By Barry Unsworth. National Geographic, 2004, 170 pp.
Even for the Greeks of old, “Crete was the most venerable and ancient place imaginable,” says the novelist Barry Unsworth in his chronicle of a trip he took to the island with his wife one spring. According to myth, Crete was the birthplace of Zeus, and it was where Zeus later carried Europa, daughter of a Phoenician king, having seduced her in the shape of a bull. “Crete then, not only gave Europe its name, it was where Europe began,” he says, “a truth Cretans have always known.”
Writing with imagery that is evocative but not flamboyant, Unsworth conveys the antiquity—as well as the spirit—of this rugged island which abounds in caves, gorges, and magnificent views of the sea. Visiting ruins, Read More
TraveLit--A blog about travel literature.
Even with the best of maps and instruments, we can never fully chart our journeys.
Four "newish" travel magazines noted by Wynelle Evans, a writer interested in travel. "Have not read the magazines themselves" yet, she says, but thought they might of interest:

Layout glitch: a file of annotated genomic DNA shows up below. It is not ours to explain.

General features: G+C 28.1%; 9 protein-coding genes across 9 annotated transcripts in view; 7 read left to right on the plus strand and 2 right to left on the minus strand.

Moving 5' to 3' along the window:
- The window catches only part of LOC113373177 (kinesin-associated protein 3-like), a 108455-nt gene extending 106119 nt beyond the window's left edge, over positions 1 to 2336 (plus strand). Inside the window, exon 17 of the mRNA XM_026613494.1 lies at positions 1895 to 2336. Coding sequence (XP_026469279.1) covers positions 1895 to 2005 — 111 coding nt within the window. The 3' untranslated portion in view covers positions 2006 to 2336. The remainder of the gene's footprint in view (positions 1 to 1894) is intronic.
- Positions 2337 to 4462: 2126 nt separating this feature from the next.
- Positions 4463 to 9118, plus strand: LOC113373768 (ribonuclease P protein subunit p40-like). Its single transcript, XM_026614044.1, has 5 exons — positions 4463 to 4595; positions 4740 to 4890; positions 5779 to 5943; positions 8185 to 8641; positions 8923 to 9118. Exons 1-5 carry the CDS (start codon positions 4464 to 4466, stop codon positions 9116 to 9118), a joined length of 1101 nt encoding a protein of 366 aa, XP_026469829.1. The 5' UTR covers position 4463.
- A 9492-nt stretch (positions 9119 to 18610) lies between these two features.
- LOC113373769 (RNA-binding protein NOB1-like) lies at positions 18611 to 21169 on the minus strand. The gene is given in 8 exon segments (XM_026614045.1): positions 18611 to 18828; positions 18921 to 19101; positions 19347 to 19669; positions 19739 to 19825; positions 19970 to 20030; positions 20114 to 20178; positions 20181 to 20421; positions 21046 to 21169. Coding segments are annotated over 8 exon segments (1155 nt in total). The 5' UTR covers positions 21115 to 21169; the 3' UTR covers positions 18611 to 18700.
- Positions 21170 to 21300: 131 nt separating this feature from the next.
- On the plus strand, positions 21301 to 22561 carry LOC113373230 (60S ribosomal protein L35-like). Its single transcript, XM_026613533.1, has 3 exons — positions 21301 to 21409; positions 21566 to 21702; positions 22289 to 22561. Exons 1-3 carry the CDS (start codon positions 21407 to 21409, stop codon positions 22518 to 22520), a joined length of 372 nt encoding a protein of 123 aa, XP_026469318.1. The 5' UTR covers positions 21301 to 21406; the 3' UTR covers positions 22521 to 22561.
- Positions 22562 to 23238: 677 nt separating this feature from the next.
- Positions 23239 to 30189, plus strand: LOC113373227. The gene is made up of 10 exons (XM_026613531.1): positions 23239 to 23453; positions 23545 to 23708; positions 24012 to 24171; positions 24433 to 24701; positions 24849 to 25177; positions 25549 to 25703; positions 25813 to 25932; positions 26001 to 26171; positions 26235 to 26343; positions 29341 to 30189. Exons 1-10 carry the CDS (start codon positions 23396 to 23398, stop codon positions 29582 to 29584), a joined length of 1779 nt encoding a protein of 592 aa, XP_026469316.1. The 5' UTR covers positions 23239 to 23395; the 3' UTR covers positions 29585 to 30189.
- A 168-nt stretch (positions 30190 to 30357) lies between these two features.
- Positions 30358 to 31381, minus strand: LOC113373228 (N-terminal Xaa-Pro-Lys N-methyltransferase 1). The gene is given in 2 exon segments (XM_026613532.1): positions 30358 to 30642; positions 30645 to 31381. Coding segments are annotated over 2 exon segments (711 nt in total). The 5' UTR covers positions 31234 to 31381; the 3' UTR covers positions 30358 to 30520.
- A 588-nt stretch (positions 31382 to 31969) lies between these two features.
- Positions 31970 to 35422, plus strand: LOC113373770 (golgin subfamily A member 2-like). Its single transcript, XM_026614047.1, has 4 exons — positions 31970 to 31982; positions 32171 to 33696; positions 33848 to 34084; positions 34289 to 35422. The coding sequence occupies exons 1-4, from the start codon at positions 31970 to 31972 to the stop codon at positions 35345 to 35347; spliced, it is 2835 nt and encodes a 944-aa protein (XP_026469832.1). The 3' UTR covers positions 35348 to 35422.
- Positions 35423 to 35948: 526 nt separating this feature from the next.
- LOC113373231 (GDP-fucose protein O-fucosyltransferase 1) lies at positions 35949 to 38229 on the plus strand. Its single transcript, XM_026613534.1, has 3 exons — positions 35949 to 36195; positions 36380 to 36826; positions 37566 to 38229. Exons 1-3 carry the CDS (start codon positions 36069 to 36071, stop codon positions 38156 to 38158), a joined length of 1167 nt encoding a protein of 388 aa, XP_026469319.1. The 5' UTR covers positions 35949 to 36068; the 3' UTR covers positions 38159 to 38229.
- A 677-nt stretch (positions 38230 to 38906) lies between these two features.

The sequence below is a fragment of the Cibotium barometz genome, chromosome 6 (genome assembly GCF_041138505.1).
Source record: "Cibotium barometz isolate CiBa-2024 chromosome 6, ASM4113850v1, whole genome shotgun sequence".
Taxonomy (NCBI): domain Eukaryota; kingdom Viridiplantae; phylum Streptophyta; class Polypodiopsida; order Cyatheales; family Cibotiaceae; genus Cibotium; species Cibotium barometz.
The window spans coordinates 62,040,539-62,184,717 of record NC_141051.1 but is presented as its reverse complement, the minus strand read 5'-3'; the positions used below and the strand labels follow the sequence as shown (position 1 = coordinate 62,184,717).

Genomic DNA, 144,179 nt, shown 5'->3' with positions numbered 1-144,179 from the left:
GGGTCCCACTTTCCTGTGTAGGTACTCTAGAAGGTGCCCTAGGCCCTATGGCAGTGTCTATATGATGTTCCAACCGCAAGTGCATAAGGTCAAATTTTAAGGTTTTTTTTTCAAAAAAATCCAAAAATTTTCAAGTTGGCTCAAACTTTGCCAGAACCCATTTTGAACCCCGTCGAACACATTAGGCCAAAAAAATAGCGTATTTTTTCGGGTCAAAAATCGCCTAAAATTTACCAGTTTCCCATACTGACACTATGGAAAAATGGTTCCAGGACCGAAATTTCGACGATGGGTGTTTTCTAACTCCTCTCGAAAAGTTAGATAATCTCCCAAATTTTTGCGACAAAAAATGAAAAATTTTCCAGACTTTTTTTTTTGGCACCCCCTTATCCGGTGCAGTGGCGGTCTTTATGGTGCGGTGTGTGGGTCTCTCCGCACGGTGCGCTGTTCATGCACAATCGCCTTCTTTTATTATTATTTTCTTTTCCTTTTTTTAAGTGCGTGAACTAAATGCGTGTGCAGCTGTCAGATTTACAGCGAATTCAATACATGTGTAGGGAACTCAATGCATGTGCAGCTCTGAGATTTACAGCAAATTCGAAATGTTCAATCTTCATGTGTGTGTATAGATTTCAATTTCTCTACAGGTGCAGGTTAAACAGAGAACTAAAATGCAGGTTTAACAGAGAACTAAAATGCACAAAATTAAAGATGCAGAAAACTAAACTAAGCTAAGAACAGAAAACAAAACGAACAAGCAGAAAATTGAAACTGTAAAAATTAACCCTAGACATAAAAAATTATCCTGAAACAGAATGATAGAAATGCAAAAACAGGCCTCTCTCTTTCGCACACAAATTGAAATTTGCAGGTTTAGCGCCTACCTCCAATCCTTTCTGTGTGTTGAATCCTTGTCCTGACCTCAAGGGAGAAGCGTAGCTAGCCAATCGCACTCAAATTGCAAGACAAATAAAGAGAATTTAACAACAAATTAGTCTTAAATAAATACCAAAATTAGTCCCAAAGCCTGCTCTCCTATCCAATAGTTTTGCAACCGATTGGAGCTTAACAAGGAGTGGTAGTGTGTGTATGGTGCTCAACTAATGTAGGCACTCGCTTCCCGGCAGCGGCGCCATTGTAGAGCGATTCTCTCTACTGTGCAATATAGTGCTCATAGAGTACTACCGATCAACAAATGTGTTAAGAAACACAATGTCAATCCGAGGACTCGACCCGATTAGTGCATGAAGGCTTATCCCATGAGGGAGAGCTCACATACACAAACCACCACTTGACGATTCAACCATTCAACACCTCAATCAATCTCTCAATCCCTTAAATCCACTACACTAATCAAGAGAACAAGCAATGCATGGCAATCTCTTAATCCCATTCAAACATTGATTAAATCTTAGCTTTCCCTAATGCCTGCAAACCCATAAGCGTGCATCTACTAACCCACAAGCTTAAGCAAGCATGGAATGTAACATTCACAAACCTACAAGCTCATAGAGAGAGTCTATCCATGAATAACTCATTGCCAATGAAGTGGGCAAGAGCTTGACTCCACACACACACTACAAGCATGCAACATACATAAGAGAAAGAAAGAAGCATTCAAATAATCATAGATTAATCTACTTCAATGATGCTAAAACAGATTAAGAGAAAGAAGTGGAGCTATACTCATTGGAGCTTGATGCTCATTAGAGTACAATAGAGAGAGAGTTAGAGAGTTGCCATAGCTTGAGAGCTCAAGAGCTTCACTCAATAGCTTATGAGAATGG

The Travel Almanac
Roads & Kingdoms
If you do take a look at these publications, please let readers here know what you think.
Shopping for Porcupine: A Life in Arctic Alaska.
By Seth Kantner. Milkweed Editions, 2008, 240 pp.
Many years ago, a student in my writing seminar, a young woman who had grown up in Barrow, Alaska, said that she wanted to write a memoir—but not about herself: she wanted to write a memoir about the tundra. I didn’t fully get it at the time, and she didn’t get far with her project, but after reading Kantner’s book and seeing his spectacular photographs—of wildlife, ice, and tundra—I now understand the grip this powerful landscape had on her.
Kantner was born in Arctic Alaska—in an igloo—the younger son of Howie and Erna, both originally from Ohio, who felt the pull of that landscape and moved there in the sixties to live, like the natives, off the land. Read More